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Mano Khalil: Refugees are like you – they have children, they cry, they laugh

  Mano Khalil: ‘Just saying I’m a Kurd is a political act.’ Photograph: Human Rights Arts and Film festival
Mano Khalil: ‘Just saying I’m a Kurd is a political act.’ Photograph: Human Rights Arts and Film festival

Born and later imprisoned in Syria, Kurdish director Mano Khalil found asylum in Switzerland where he befriended a fellow refugee: a beekeeper. As his own family faces the twin threats of Assad and Isis, he tells both their stories

When Mano Khalil’s documentary The Beekeeper screened in cities across Australia as part of the 2015 Human Rights Arts and Film festival, the Kurdish director toured with it. In Sydney, he spoke about the film’s story – and his own:

I am always hunting for stories. My film, The Beekeeper, is the story of a Kurdish man, Ibrahim Gezer who, in the mid-1990s, was a rich man living with a happy family, producing 18 tonnes of honey with his colony of bees. But as a Kurd living in the mountains, the Turkish army destroyed his life, his family were separated and his wife and children killed. He lost his bee colonies and had to disappear.

Ibrahim lived for seven years on the run in Turkey. At 64, he arrived in Switzerland as a refugee and tried to begin beekeeping again. He was successful even though he could not speak German. He is a man in love with nature, who doesn’t know how to hate anyone. Just a simple clean Kurdish villager.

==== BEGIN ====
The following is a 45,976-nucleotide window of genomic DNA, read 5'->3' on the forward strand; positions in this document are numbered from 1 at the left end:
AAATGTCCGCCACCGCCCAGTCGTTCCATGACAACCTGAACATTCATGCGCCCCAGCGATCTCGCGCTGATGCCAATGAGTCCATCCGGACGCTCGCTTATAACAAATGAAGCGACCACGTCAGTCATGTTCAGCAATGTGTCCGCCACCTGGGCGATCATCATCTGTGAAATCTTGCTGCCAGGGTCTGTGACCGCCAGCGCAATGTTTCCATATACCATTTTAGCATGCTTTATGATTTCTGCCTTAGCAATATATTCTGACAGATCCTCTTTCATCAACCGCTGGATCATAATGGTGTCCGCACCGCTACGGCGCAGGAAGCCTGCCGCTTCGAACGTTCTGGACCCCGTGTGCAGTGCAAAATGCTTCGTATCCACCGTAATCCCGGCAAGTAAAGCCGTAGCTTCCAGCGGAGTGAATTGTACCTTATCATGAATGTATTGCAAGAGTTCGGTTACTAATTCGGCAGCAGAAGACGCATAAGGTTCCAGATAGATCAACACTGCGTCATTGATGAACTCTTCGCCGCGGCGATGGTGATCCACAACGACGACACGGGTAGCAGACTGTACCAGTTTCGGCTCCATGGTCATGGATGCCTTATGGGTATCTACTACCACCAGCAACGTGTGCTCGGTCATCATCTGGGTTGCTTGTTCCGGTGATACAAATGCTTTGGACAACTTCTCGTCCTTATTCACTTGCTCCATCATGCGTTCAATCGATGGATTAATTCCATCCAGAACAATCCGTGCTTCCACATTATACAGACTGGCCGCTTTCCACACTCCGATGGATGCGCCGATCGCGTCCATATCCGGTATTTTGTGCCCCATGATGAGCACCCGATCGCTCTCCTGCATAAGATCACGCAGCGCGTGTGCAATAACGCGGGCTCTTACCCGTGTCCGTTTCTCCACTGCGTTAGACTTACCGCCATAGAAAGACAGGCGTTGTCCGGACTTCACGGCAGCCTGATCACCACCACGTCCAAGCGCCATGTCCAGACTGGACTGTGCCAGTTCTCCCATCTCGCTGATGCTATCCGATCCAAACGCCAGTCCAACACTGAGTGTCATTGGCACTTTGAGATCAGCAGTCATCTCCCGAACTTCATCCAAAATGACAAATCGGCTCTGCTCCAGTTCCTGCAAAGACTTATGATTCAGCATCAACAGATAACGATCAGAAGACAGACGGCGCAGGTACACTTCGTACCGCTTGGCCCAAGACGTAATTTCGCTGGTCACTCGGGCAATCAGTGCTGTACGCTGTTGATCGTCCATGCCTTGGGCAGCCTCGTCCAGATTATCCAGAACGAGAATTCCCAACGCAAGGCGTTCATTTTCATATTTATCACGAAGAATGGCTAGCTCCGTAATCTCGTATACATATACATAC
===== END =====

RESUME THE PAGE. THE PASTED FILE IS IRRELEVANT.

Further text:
It was a friend who told me about this beekeeper. Kurdish honey in Switzerland? That sounds good, I thought. When I met Ibrahim, little by little he started telling me about his life, and from then I asked if I could make a movie about it.

Ibrahim had never set foot inside a cinema before; the first time was for this film about his life. During filming, he was distracted by the camera and nervous. He would ask me why I wasn’t asking more about the bees or the queen bee. But you see, Ibrahim was my bee – I wanted my movie to be about him.

For six months, we just had picnics together, without the camera, and built a friendship on the basis of love and respect. He realised I wasn’t going to use him and, once he opened his heart, I couldn’t stop him. We wouldn’t have had the emotional moments on film if we didn’t have that strong friendship.

Like Ibrahim, I also came to Switzerland as a Kurdish refugee. I grew up in Syrian Kurdistan in the 1960s in a small Kurdish family understanding no Arabic words – the difference is like the difference between English and Chinese.My mother is from Turkish Kurdistan, my father from Syrian Kurdistan, and I went to an Arabic school where Kurdish was absolutely forbidden – my parents told me never to say anything in Kurdish. On my third day, the teacher showed me a small apple in a book to see if I understood the Arabic. I said sev, the Kurdish word, and he hit me really hard on my hand. It was so bad my mother said she was going to kill him.

Our school was a prison. We learned how to hate, not to love. So going to university in Damascus was a big shock. We learned how the outside world works, how we had rights, how it was a shame that Syria put a murderer in prison for three years, but a poet writing in Kurdish away for 12 years.